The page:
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Archive for the ‘Ethics in Public Health’ Category

By: Stephanie Martinez

Last summer I travelled to Europe for the first time and spent my time in Italy. I had created an image of a beautiful, seemingly perfect country in my mind because of stories heard through friends, or as seen on movies and television. Indeed, the landscape and the architecture surpassed my expectations, but the many migrants I saw begging or sleeping under crippling buildings took me by surprise. I had heard about the growing humanitarian crisis in Europe but seeing it firsthand helped me understand the concerns as highlighted in the news. I have visited Developing countries such as El Salvador, Nicaragua, and Guatemala in the past but had not encountered these same circumstances there. It was alarming to see how much more attention was given to ancient monuments and not the present existence of migrants who were suffering. I stayed in a quiet street outside of downtown Rome and only ten minutes away, there were migrants living in what can only be described as slums. At night, tents or cardboard materials were used as beds just outside the train station.

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By: Julian Libin

Back in 2013 there was a motion in the Australia High Court on whether isolated parts of the human gene sequence were patentable. In 2014 the motion went through as ruling that they were. The implications of this allow snippets of the unmodified human genome to be priced and traded through a myriad of private entities such as different hedge funds, insurance, or sovereign wealth funds. There has been significant backlash regarding this new law, both before and after it was passed. Many voices exclaim the dangers that come along with patenting genetic code. It can slow or even prevent important research concerning anything related to the human body and its inputs or outputs. One real life example would be the patenting of BRCA1, a gene which if mutated is associated with inherited ovarian and breast cancer. Cancer Voices Australia was outraged, but their cries went unheard. This is now an area of cancer research with sticky red tape.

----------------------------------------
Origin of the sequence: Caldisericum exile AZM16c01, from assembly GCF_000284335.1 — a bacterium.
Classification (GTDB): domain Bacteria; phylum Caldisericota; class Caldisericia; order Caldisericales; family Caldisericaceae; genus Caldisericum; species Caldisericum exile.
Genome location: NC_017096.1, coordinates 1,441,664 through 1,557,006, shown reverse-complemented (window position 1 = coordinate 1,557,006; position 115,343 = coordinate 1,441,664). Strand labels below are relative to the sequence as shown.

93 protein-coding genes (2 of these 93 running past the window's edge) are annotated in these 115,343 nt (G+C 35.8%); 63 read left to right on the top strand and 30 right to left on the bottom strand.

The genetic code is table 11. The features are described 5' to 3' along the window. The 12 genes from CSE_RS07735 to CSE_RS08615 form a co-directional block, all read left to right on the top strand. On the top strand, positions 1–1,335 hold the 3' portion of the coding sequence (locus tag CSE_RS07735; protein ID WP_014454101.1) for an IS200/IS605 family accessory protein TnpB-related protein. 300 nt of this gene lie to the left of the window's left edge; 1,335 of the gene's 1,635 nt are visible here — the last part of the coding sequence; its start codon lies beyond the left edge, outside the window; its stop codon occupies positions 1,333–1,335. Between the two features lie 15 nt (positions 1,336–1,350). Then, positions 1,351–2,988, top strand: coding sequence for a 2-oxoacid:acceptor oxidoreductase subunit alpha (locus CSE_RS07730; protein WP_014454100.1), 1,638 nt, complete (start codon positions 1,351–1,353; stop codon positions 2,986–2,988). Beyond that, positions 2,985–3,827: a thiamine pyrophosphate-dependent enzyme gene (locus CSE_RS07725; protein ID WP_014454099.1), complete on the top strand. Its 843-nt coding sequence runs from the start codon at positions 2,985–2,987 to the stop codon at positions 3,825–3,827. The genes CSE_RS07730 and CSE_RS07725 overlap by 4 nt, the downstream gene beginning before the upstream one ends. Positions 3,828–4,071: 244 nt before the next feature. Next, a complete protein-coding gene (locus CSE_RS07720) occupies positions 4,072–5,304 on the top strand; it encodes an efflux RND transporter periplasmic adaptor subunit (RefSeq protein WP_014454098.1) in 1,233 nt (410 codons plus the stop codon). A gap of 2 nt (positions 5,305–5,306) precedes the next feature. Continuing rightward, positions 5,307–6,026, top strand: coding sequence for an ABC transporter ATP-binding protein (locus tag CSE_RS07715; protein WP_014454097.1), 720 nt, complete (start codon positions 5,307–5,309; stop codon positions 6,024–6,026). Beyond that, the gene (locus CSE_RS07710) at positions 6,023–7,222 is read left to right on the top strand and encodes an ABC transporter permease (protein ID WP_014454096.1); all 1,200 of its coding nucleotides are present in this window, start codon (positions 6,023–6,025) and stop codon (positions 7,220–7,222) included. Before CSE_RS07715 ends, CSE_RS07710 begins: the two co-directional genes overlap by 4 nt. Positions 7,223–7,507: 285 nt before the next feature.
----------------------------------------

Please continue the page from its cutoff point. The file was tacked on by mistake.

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By Dionna Joynes

If you couldn’t tell from the title of this blog post, then I will warn you all now. The topic of this post is HIGHLY disturbing in the way that it violates basic human rights, encourages the degradation of young future women in the long term, uses the face of culture and purity as a wayward choice to control the girls in specific communities, and it may even cause for a closer look at the health care providers you and your family use, So, for those of you who don’t know, this post is about Female Genital Mutilation (FGM), also known as FGC, Female Genital Circumcision. A short definition of what this process implies is, intentional injury to female genital organs for non medical purposes. This process has occurred for at least a couple centuries, at the very least. As I researched the topic of FGM, there were many things that came up that interested, as well as disgusted me. As a Health Science/Public Health student, I always try to remain open minded and non judgmental for new ideas that are completely different from the ones I grew up on. However, the practice of FGM, in my opinion, should signal for a global emergency or call of action. (more…)

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-By Vidya Attaluri